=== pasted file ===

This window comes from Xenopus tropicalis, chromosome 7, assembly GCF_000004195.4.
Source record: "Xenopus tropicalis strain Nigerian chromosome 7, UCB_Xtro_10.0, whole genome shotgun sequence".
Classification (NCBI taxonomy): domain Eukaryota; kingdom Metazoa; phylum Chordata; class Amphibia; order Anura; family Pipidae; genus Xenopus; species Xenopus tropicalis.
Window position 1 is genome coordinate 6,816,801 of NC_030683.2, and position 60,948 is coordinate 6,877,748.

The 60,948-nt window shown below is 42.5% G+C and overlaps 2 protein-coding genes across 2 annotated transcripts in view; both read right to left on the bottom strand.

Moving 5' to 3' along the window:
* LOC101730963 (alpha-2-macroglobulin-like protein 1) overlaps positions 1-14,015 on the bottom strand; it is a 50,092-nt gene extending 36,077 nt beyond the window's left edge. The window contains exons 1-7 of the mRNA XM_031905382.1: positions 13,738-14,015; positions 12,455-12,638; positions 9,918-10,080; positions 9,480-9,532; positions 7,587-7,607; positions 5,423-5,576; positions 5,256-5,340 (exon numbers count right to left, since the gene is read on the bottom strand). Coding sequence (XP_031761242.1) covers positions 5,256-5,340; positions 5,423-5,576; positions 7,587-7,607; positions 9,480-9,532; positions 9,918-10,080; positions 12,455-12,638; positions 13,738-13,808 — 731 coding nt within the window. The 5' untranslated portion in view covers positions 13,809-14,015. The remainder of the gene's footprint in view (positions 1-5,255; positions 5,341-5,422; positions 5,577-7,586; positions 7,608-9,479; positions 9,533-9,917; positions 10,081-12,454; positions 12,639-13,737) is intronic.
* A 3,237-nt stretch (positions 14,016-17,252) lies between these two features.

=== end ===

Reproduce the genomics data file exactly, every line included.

This window comes from Xenopus tropicalis, chromosome 7, assembly GCF_000004195.4.
Source record: "Xenopus tropicalis strain Nigerian chromosome 7, UCB_Xtro_10.0, whole genome shotgun sequence".
Classification (NCBI taxonomy): domain Eukaryota; kingdom Metazoa; phylum Chordata; class Amphibia; order Anura; family Pipidae; genus Xenopus; species Xenopus tropicalis.
Window position 1 is genome coordinate 6,816,801 of NC_030683.2, and position 60,948 is coordinate 6,877,748.

The 60,948-nt window shown below is 42.5% G+C and overlaps 2 protein-coding genes across 2 annotated transcripts in view; both read right to left on the bottom strand.

Moving 5' to 3' along the window:
* LOC101730963 (alpha-2-macroglobulin-like protein 1) overlaps positions 1-14,015 on the bottom strand; it is a 50,092-nt gene extending 36,077 nt beyond the window's left edge. The window contains exons 1-7 of the mRNA XM_031905382.1: positions 13,738-14,015; positions 12,455-12,638; positions 9,918-10,080; positions 9,480-9,532; positions 7,587-7,607; positions 5,423-5,576; positions 5,256-5,340 (exon numbers count right to left, since the gene is read on the bottom strand). Coding sequence (XP_031761242.1) covers positions 5,256-5,340; positions 5,423-5,576; positions 7,587-7,607; positions 9,480-9,532; positions 9,918-10,080; positions 12,455-12,638; positions 13,738-13,808 — 731 coding nt within the window. The 5' untranslated portion in view covers positions 13,809-14,015. The remainder of the gene's footprint in view (positions 1-5,255; positions 5,341-5,422; positions 5,577-7,586; positions 7,608-9,479; positions 9,533-9,917; positions 10,081-12,454; positions 12,639-13,737) is intronic.
* A 3,237-nt stretch (positions 14,016-17,252) lies between these two features.